OPINION – Reverse gear

There was a measure of heightened expectation about the publication of the Gross Domestic Product figures for the third quarter of the year. As many will remember, after a calamitous drop following the outburst of the pandemic, the economy seemed to start picking up at a relatively fast pace in the second semester of 2020.

Notably, compared to each of the previous quarters, the economy rose in the last two quarters of that year by 12 percent and 58 percent, respectively. 

If the trend observed then had stood, we might expect some sort of normalization by the end of this year. Even a comparatively modest average quarter-on-quarter growth might provide a return to a kind of normalcy. However, the recovery stalled in the first semester of the current year. That fact naturally raised interrogations about the signals that the third quarter might provide. 

The latest figures are not such that one might start celebrating. The upward economic trend seen earlier stopped at about half the size the GDP level had before the slump. If anything, the third quarter confirms that the recovery has halted. Moreover, if we take as reference the figure for the last quarter of 2020, the overall trend is even pointing slightly downward.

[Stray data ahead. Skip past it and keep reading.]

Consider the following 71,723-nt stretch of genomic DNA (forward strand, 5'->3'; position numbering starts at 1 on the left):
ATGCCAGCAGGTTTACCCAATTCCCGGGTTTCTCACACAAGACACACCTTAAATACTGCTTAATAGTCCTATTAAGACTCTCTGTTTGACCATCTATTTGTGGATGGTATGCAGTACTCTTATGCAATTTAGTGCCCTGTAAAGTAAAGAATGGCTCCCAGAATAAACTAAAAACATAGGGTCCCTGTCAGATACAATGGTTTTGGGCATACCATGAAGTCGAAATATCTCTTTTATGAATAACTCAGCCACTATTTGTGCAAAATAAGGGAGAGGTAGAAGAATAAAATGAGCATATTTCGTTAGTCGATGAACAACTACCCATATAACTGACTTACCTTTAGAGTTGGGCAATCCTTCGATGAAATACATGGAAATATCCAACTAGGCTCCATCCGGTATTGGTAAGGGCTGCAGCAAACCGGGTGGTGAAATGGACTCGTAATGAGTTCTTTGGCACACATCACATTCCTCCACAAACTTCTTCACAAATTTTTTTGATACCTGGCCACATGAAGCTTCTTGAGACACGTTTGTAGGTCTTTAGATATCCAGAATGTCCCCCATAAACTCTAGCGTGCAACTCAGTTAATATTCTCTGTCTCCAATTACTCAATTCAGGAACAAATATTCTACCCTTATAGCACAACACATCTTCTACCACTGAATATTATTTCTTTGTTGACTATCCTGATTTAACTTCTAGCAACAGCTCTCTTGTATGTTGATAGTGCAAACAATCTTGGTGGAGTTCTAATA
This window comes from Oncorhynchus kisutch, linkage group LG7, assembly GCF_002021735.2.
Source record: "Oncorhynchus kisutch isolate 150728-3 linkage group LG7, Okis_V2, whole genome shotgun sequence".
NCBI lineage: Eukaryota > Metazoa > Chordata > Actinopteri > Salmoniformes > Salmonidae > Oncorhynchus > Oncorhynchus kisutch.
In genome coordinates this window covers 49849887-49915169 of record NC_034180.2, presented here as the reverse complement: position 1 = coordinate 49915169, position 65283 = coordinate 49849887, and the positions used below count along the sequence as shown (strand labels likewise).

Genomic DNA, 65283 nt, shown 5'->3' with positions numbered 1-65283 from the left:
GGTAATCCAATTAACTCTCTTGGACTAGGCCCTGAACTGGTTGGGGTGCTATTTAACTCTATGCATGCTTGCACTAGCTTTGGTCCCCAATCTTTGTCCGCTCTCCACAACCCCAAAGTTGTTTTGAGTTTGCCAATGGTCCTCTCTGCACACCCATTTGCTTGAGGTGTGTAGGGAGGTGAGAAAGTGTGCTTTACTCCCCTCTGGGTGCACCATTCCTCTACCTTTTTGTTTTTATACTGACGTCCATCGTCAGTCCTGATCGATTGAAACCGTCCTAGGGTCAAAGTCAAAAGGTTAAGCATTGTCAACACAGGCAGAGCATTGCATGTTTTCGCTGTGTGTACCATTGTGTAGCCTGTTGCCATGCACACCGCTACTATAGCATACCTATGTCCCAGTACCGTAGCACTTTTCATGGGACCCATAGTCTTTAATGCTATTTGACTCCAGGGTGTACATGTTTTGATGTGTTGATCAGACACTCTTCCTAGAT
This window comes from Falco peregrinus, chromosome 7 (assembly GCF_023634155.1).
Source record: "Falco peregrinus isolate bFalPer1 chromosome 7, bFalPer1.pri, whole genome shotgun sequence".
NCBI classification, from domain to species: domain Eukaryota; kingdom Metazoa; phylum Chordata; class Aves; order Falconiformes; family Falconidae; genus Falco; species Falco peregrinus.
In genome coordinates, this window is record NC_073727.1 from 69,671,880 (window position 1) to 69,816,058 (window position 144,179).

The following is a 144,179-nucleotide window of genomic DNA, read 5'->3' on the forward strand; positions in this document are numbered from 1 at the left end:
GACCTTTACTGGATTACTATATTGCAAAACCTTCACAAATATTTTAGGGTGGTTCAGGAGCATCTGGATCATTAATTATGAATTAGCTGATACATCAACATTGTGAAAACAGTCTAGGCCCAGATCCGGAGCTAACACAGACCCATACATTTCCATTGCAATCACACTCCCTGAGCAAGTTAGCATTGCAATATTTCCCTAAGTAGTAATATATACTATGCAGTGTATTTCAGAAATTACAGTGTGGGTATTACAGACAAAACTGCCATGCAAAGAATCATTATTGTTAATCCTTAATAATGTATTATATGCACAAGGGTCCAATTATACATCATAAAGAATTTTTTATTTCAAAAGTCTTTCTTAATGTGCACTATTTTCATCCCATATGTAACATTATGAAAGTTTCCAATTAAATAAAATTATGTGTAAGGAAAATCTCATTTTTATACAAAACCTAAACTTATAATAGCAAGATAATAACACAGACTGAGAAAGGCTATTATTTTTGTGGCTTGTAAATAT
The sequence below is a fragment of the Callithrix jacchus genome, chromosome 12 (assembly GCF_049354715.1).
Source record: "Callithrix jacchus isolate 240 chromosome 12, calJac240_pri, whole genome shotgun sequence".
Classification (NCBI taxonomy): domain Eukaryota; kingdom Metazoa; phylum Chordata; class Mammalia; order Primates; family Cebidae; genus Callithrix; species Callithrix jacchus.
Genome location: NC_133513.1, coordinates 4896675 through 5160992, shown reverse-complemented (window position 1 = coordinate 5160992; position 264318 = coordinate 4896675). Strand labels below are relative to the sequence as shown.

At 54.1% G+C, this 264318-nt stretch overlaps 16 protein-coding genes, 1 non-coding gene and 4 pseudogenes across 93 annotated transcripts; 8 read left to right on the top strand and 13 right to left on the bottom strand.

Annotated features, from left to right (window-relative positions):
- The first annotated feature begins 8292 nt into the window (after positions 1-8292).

That trend reversal is also visible in the figures for private consumption, the component that is of most immediate interest for the general welfare of the residents. Indeed, consumption of services seems to stand mow back at values like those seen before the crisis.

But both the consumption of food and beverages, on the side, and all types of consumer goods, durable and non-durable, on the other side, are trending down again. In the absence of any renewed dynamics on the investment side, private demand is unlikely to provide any sustained impetus for the recovery. 

On a short-term timeframe, the weakened private demand might be compensated, up to a point, by increased public activity. But neither public consumption nor public investment shows the impetus to make a noticeable difference. Although they typically rise by the last semester – the execution of the public budget obliges – such rise is unlikely to change the overall mood.

With the economy closed for the foreseeable horizon to all sources of visitors except mainland China and the level of uncertainties raised by the overall approach to Covid prevention, it is certainly too soon to plan for the celebration.